Scaled-down public services proposal under fire


The Commission’s decision to scale down its ambitions for public service regulation has been met with contempt by trade unions, public employers, NGOs and the Socialist Group in the European Parliament.

The Communication defines SGI as “the services, both economic and non-economic, which the public authorities classify as being of general interest and subject to specific public service obligations”. 

The publication of a Communication in lieu of binding legislation means, however, that there will not be an EU-wide binding definition of SGI. This also means that it will be left to member states’ discretion whether they can privatise services ranging from fundamental healthcare to water supply. Moreover, a number of crucial questions with respect to state aid and tendering procedures will remain unanswered. 

The paper goes on to state that “these services are essential for the daily life of citizens and enterprises, and reflect Europe’s model of society”. It adds that “they play a major role in ensuring social, economic and territorial cohesion throughout the Union and are vital for the sustainable development of the EU in terms of higher levels of employment, social inclusion and economic growth”.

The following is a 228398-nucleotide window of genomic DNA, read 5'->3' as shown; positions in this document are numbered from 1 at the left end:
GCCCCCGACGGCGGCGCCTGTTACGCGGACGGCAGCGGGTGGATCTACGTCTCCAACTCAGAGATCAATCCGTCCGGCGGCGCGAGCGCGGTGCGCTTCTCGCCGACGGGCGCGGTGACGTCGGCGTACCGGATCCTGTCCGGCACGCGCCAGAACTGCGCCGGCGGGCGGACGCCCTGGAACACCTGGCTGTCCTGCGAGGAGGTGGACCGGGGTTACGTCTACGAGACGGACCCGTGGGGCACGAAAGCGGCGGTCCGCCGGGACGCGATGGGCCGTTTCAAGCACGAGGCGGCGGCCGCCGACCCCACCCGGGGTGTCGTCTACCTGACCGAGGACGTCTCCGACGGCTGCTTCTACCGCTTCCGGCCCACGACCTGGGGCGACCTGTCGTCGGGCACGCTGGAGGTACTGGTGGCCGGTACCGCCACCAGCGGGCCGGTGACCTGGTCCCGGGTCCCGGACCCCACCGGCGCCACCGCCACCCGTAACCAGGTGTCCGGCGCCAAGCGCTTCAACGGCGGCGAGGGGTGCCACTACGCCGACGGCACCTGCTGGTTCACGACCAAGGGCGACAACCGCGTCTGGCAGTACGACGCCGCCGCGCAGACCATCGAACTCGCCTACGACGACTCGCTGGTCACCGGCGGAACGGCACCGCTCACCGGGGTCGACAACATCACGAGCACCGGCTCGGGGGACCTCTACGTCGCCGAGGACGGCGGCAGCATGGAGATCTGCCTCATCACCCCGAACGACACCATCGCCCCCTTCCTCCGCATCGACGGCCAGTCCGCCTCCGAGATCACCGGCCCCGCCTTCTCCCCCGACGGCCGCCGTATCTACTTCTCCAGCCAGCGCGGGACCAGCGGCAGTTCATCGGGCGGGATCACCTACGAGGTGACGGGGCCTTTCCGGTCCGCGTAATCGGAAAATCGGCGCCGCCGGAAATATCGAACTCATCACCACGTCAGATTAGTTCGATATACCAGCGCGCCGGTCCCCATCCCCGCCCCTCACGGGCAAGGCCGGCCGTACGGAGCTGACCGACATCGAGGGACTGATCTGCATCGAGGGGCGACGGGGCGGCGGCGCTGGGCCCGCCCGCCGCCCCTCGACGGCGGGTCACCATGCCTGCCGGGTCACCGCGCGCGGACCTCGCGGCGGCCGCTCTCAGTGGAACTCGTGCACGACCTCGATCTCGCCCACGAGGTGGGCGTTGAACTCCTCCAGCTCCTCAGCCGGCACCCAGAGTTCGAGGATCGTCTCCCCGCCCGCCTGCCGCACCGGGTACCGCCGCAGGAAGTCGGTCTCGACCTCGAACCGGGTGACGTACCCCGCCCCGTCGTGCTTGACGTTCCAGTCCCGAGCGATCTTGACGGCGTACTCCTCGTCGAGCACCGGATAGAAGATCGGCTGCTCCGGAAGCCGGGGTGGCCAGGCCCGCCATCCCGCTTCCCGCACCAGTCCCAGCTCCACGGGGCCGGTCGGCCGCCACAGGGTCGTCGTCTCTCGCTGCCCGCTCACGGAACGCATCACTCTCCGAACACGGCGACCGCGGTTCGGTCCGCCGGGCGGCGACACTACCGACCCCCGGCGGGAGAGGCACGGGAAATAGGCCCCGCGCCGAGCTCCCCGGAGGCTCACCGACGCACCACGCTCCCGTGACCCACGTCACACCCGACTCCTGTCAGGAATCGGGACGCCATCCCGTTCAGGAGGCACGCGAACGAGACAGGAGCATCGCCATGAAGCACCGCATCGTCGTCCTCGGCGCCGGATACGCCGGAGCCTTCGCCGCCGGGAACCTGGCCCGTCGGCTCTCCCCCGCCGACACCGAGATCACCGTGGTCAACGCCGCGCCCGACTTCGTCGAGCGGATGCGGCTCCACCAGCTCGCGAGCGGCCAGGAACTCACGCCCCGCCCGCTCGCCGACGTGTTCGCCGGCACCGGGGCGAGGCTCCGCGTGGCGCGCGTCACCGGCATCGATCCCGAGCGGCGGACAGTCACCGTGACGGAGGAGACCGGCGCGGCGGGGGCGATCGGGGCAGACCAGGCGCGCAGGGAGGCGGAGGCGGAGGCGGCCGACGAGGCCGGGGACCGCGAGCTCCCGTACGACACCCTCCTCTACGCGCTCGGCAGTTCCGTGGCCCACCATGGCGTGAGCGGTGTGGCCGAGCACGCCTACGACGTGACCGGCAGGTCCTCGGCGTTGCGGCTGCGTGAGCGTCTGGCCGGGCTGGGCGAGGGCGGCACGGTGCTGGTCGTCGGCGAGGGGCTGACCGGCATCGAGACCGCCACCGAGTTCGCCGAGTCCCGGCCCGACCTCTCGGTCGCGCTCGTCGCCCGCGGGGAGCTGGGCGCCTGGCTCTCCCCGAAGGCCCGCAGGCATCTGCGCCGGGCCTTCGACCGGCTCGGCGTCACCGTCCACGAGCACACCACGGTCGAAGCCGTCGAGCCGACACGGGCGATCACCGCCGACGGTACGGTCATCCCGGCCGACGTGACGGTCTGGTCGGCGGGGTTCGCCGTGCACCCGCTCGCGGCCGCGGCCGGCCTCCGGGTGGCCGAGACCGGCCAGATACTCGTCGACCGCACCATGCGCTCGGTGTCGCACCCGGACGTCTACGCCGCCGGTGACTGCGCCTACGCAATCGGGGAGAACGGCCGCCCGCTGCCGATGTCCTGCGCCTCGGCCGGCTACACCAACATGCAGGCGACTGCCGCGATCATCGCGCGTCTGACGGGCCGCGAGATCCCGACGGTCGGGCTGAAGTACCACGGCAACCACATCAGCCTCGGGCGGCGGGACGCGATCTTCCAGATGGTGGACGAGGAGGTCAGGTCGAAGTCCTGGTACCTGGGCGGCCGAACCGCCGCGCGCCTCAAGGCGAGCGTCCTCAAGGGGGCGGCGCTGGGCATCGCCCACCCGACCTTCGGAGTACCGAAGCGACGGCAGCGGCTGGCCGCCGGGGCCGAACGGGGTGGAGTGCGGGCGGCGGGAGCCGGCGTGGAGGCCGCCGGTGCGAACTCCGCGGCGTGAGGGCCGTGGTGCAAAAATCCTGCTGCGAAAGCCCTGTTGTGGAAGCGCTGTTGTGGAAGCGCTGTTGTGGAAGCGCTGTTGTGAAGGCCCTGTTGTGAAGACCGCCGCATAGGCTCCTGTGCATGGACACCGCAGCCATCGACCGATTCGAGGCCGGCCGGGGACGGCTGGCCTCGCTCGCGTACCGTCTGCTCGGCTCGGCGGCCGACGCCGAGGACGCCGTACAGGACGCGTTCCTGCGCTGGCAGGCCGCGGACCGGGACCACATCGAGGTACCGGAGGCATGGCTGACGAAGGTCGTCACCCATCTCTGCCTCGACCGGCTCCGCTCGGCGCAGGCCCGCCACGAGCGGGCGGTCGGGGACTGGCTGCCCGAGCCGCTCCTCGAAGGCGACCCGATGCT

The Commission finds that “scope and organisation” of SGI “vary significantly according to histories and cultures of state intervention” across the member states. It therefore opts for a sectoral approach, where existing or pending EU legislation is to be reviewed to ensure that EU internal market rules clash neither with the provision of SGI in one member state nor with privatisation plans in another.